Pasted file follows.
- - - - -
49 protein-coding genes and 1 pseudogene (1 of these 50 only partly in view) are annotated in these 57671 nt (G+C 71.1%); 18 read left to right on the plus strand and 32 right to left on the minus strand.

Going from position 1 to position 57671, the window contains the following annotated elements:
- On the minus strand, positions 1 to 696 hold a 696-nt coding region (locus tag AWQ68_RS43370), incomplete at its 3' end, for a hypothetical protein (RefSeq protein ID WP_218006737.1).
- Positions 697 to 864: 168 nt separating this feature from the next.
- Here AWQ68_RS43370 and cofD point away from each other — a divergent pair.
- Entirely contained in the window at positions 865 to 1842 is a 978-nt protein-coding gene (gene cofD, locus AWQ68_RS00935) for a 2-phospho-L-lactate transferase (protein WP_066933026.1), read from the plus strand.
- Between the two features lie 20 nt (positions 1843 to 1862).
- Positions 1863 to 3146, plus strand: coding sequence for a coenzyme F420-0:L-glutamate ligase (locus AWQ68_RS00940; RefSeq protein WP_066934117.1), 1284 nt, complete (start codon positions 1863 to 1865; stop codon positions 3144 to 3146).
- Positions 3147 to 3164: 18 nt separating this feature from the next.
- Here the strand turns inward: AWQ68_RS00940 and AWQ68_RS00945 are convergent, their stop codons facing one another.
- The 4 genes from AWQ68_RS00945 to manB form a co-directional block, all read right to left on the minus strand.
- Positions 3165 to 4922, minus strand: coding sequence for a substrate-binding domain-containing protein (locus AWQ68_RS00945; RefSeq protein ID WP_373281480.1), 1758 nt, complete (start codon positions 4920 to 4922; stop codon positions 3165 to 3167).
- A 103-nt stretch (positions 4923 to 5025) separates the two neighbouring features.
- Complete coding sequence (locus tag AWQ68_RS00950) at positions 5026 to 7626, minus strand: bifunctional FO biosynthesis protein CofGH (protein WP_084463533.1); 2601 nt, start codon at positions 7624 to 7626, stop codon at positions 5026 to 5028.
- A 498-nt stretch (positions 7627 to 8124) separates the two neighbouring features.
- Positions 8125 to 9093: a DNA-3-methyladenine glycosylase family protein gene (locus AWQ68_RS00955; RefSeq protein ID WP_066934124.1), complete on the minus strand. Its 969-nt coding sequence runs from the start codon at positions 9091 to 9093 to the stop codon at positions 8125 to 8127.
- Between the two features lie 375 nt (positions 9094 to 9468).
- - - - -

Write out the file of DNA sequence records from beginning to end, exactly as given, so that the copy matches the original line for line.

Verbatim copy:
49 protein-coding genes and 1 pseudogene (1 of these 50 only partly in view) are annotated in these 57671 nt (G+C 71.1%); 18 read left to right on the plus strand and 32 right to left on the minus strand.

Going from position 1 to position 57671, the window contains the following annotated elements:
- On the minus strand, positions 1 to 696 hold a 696-nt coding region (locus tag AWQ68_RS43370), incomplete at its 3' end, for a hypothetical protein (RefSeq protein ID WP_218006737.1).
- Positions 697 to 864: 168 nt separating this feature from the next.
- Here AWQ68_RS43370 and cofD point away from each other — a divergent pair.
- Entirely contained in the window at positions 865 to 1842 is a 978-nt protein-coding gene (gene cofD, locus AWQ68_RS00935) for a 2-phospho-L-lactate transferase (protein WP_066933026.1), read from the plus strand.
- Between the two features lie 20 nt (positions 1843 to 1862).
- Positions 1863 to 3146, plus strand: coding sequence for a coenzyme F420-0:L-glutamate ligase (locus AWQ68_RS00940; RefSeq protein WP_066934117.1), 1284 nt, complete (start codon positions 1863 to 1865; stop codon positions 3144 to 3146).
- Positions 3147 to 3164: 18 nt separating this feature from the next.
- Here the strand turns inward: AWQ68_RS00940 and AWQ68_RS00945 are convergent, their stop codons facing one another.
- The 4 genes from AWQ68_RS00945 to manB form a co-directional block, all read right to left on the minus strand.
- Positions 3165 to 4922, minus strand: coding sequence for a substrate-binding domain-containing protein (locus AWQ68_RS00945; RefSeq protein ID WP_373281480.1), 1758 nt, complete (start codon positions 4920 to 4922; stop codon positions 3165 to 3167).
- A 103-nt stretch (positions 4923 to 5025) separates the two neighbouring features.
- Complete coding sequence (locus tag AWQ68_RS00950) at positions 5026 to 7626, minus strand: bifunctional FO biosynthesis protein CofGH (protein WP_084463533.1); 2601 nt, start codon at positions 7624 to 7626, stop codon at positions 5026 to 5028.
- A 498-nt stretch (positions 7627 to 8124) separates the two neighbouring features.
- Positions 8125 to 9093: a DNA-3-methyladenine glycosylase family protein gene (locus AWQ68_RS00955; RefSeq protein ID WP_066934124.1), complete on the minus strand. Its 969-nt coding sequence runs from the start codon at positions 9091 to 9093 to the stop codon at positions 8125 to 8127.
- Between the two features lie 375 nt (positions 9094 to 9468).